The information and complaint of Thomas Stubbing of the parish of Albury, farmer, taken upon oath the 30th December 1845 before the Reverend Armytage Gaussen, clerk, who saith, that on the night of Saturday, 20th December instant or early in the morning of Sunday, 21st December instant, my hen house at Albury Lodge farm in the parish of Albury aforesaid, was broken into and four ducks, my property, were stolen therefrom and from circumstances which came to my knowledge I suspected Benjamin Dellar. One of my boys knew something about the robbery. In the presence of Allen Bush, the constable, on Monday the 22nd day of December instant, questioned Benjamin Dellar respecting it. I sayd to him “I suspect you of being concerned in the robbery.” He answered “No”. I challenged him again and told him I was pretty certain he was concerned in it. He made for answer “No”, he did not know anything about it.” I told him I wanted him to tell me the truth and not any falsies – he then began to tell me about it when I checked him by saying whatever he sayd would be taken down before a magistrate and that I wanted him to tell me the truth and nothing else. From other circumstances I suspected the said Benjamin Dellar of the parish of Albury and William Downham of the parish of Albury aforesaid, labourer, both now present, the charge of feloniously breaking into my hen house aforesaid and stealing the said ducks from my property. On Monday, the 22nd day of December instant, when Benjamin Dellar was accused of being concerned in the robbery he admitted that he himself was one of the persons who committed the robbery. He sayd he had been sleeping in my stable on the Saturday night aforesaid and that the said William Downham came and called him up about eleven o clock that night. That he got up and Downham sayd “Come out and I tell you what I want you for.” That he went out and Downham went across the yard into the tool house and brought something with him. That Downham then went and broke the boards of the hen house and he, Downham, charged Dellar to stand on the watch to see if any one came. That Downham then told him to go into the hen house through the hole he had made and drive the ducks round to the hole so that he, William Downham, could catch them. That he Dellar did drive them towards the hole, but Downham could not catch them, and he Dellar caught them himself in the hen house and gave them to Downham through the hole – four ducks. That Dellar came out of the hen house and went with Downham to a field called Gravelpits, where they both killed the ducks. Downham took the ducks away, after they had killed them, in his smock frock to his, William Downham’s House and that after the robbery he slept at Downham’s house on that night – and this was related to me in the presence of the said Allen Bush, the police Constable, who sayd to Dellar previously to his saying anything it would be better for him to tell the truth.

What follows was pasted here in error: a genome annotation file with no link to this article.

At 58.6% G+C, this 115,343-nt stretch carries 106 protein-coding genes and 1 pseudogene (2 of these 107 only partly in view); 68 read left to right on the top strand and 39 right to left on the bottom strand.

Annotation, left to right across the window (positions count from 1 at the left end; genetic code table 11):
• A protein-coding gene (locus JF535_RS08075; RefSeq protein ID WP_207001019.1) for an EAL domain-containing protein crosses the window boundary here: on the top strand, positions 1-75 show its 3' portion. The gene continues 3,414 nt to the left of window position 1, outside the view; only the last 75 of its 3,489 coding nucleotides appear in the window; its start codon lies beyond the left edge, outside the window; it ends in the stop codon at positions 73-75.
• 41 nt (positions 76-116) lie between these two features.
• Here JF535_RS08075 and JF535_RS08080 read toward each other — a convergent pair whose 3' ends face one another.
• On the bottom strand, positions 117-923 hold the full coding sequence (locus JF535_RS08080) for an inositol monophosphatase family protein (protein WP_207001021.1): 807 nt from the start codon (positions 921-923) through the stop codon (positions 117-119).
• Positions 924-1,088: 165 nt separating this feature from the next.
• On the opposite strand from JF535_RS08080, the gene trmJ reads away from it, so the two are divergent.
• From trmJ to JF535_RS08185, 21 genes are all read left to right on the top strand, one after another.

Signed in the presence of Benjamin Dellar, William Downham and Rev Armytage Gaussen Thomas Stubbing.